Umami Bioworks Looks to India to Scale Up Cultivated Seafood

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Singapore’s Umami Bioworks has partnered with two Indian entities as it aims to advance R&D and reach commercial-scale production for its cultivated seafood.

Months after its merger with Shiok Meats, Umami Bioworks is looking to advance the scale-up efforts for its cultivated seafood through two collaborations with organisations in India.

The Singapore-based startup has teamed up with the IKP Knowledge Park’s newly established Centre for Smart Protein and Sustainable Material Innovation in Bengaluru, India, which will be aimed at accelerating research and scalability for its cultivated seafood.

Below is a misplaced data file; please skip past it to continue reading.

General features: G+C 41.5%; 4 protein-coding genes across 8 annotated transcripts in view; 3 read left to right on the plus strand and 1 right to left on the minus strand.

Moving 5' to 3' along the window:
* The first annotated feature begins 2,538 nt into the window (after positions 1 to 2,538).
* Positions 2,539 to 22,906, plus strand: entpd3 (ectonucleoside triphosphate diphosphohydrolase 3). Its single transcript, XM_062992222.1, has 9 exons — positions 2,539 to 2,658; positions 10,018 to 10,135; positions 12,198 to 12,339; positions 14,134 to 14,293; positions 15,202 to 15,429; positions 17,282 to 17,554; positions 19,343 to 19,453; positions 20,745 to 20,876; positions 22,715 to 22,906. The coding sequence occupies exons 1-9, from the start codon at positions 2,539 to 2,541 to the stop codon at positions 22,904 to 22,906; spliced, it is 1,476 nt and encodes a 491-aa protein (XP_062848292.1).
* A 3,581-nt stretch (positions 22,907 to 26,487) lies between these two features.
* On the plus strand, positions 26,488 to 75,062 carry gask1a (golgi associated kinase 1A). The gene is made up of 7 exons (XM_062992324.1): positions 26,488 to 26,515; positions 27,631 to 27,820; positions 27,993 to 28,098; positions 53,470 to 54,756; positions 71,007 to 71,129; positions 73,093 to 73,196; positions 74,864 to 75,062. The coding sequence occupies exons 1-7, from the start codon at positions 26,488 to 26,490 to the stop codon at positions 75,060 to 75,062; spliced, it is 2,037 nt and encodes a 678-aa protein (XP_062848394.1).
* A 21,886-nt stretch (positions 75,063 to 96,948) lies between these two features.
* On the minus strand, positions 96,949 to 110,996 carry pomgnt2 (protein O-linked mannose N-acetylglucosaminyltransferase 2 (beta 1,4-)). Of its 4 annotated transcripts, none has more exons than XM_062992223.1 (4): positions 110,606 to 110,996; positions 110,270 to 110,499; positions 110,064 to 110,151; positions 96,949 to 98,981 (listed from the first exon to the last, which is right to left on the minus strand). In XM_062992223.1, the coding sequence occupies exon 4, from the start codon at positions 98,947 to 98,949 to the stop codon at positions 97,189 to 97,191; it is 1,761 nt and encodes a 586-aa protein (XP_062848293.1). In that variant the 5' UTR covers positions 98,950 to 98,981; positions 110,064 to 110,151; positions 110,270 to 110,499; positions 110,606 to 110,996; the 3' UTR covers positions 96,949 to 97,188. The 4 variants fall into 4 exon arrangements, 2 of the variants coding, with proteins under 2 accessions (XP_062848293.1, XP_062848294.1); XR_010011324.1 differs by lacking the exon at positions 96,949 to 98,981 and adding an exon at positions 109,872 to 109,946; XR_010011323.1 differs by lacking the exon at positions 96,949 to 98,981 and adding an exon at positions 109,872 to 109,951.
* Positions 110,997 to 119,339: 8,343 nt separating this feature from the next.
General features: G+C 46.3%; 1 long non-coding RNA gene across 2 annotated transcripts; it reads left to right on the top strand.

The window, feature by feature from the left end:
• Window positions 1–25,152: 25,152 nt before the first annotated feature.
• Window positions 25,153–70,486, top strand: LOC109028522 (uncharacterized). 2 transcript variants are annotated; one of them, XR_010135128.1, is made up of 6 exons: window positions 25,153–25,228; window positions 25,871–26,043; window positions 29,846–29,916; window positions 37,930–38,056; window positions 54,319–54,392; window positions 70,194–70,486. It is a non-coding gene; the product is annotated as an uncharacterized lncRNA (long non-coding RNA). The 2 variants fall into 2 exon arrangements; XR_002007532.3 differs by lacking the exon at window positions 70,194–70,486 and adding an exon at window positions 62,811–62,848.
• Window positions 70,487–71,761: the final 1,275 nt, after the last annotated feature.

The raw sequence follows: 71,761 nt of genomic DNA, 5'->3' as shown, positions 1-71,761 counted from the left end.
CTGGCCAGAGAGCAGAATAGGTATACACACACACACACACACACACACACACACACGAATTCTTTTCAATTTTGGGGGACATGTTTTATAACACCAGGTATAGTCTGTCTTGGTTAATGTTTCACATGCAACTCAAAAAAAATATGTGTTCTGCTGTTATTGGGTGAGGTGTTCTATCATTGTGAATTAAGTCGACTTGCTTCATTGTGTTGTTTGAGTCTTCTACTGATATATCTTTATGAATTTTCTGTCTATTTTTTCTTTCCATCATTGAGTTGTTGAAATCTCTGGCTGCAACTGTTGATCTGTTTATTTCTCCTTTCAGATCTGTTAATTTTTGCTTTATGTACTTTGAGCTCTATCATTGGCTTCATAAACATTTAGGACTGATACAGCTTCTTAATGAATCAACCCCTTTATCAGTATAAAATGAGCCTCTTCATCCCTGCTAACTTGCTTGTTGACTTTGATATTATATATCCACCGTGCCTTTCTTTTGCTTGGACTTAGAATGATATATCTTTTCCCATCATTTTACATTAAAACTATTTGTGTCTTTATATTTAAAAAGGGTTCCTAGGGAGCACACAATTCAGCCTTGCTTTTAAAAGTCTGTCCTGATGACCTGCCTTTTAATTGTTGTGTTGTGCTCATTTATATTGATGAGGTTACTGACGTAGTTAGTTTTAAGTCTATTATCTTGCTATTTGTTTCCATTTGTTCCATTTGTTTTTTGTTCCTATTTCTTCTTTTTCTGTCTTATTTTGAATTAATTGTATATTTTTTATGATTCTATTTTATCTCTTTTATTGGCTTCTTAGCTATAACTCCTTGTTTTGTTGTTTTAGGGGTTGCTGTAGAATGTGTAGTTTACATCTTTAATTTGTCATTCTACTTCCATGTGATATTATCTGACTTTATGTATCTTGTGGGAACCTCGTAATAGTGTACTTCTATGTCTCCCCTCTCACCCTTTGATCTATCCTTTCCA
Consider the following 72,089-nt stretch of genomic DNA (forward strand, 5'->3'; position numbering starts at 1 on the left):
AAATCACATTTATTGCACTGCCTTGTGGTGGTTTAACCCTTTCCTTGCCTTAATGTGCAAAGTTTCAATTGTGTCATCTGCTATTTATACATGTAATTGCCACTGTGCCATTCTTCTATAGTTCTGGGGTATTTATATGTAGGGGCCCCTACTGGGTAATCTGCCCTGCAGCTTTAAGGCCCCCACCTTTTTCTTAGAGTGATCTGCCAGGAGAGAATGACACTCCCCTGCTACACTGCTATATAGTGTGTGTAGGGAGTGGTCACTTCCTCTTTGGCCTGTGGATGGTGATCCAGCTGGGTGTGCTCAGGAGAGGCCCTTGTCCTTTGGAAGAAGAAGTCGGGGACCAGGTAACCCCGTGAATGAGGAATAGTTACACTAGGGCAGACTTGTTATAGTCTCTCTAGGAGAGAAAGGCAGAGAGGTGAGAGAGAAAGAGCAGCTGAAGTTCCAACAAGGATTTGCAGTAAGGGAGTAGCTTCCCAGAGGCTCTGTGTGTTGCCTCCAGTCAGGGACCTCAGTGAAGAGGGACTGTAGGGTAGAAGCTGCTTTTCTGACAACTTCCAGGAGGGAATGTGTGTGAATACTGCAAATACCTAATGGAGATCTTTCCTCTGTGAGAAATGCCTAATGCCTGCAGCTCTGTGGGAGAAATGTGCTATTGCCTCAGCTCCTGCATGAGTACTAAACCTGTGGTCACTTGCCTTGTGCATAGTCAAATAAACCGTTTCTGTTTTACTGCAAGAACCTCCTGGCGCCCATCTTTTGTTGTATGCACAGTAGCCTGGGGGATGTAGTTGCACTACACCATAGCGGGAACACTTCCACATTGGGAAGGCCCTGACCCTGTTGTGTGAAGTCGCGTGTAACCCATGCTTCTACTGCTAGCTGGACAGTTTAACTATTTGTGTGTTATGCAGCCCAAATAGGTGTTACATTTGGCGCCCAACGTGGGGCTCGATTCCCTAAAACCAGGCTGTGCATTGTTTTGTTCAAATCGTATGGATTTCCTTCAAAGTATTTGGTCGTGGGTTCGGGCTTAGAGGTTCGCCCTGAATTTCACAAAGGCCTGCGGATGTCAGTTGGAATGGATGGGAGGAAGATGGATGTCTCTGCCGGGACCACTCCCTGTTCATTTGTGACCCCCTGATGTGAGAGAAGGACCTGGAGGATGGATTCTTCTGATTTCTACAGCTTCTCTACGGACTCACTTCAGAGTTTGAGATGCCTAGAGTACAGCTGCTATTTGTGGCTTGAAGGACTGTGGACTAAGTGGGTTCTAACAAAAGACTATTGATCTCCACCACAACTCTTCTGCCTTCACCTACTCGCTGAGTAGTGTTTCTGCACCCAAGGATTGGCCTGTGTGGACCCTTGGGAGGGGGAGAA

Additionally, it is set to collaborate with the Sathyabama Institute of Science and Technology in Chennai to set up an R&D facility at the university’s campus.

“India has a wealth of experienced talent in biomanufacturing and steel production. We saw this combination as among the best-in-class globally, and given the relative proximity to Singapore, it was an obvious choice,” Mihir Pershad, founder and CEO of Umami Bioworks, told Green Queen.

IKP partnership to validate and transfer Umami Bioworks’ tech

lab grown fish
Courtesy: Umami Bioworks

As part of the incubation collaboration with the IKP’s alternative protein centre, Umami Bioworks’ India-based team will lead the engineering and validation of its plug-and-play manufacturing hardware, supporting the tech transfer from the demonstration line to customer sites.

“IKP provides a hub for our team to work on this scale-up R&D, including meeting and lab space, and a facilitator to help us connect with the supply chain partners that will enable us to deliver a complete production solution,” explained Pershad.